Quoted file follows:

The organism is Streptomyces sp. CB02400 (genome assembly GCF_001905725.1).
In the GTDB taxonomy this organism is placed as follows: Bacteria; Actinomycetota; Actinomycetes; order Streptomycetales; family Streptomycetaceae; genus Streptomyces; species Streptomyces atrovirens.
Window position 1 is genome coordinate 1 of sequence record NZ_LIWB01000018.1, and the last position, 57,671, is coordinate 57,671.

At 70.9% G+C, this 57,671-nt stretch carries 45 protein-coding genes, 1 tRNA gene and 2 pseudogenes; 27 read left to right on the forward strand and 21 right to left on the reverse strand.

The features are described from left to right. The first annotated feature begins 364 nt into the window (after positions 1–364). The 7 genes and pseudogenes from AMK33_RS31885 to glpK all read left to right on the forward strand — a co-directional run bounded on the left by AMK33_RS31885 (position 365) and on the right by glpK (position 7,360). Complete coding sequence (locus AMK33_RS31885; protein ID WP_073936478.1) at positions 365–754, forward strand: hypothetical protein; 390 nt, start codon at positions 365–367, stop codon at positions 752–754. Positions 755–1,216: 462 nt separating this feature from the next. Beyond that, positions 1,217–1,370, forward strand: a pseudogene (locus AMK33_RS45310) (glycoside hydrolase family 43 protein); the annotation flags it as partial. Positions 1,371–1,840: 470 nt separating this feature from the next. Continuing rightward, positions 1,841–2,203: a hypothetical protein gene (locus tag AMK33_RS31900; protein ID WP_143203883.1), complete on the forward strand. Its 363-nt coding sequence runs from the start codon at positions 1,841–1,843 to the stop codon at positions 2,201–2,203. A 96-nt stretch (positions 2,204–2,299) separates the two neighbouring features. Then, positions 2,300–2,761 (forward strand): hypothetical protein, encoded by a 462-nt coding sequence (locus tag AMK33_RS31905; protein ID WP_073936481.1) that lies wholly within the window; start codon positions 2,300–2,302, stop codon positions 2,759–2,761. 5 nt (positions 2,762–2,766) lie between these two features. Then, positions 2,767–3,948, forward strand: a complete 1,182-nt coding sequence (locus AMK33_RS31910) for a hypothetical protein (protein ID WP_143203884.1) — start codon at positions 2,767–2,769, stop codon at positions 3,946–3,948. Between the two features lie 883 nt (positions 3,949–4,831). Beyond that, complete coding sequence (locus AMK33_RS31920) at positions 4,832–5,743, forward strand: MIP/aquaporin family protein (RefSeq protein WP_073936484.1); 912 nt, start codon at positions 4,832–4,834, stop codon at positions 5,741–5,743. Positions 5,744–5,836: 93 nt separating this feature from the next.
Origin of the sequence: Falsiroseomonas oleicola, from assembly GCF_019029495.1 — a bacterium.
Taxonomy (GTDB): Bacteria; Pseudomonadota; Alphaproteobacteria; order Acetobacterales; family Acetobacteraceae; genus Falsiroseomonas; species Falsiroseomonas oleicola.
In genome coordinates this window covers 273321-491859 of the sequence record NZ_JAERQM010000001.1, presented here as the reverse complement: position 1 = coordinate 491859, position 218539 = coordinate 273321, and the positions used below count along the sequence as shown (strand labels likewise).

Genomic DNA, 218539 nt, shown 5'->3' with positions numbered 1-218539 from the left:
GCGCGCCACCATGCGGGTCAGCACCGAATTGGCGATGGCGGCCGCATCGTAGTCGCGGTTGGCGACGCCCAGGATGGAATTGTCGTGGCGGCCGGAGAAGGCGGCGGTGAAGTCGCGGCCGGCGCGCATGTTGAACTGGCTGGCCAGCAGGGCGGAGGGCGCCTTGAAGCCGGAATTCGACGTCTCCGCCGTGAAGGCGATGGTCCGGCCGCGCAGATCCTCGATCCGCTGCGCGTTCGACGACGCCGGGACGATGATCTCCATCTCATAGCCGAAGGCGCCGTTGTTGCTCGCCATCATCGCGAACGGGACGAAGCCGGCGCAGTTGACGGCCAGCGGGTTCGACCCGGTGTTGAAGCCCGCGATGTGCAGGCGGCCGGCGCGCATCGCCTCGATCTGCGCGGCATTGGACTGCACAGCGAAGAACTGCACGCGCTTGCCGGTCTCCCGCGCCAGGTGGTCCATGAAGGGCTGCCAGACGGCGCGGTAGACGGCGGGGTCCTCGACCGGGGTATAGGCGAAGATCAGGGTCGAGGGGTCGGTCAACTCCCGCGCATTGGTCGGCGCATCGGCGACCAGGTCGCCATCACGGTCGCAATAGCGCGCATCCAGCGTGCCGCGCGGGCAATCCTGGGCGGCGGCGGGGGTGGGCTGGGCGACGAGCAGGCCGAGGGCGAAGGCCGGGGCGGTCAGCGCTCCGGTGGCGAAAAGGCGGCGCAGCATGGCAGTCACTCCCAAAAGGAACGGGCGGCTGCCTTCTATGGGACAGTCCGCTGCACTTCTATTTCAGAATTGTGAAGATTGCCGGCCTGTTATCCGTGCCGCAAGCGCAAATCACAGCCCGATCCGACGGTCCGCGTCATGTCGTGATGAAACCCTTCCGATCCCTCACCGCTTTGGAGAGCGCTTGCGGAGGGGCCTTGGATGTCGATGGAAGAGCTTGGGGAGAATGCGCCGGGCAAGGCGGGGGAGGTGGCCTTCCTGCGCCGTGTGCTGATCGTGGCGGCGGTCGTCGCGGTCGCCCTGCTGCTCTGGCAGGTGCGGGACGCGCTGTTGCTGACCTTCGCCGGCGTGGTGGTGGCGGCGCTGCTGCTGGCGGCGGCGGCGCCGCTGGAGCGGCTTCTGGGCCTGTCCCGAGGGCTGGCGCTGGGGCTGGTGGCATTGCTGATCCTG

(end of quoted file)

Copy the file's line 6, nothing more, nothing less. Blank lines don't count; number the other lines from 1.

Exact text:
Origin of the sequence: Falsiroseomonas oleicola, from assembly GCF_019029495.1 — a bacterium.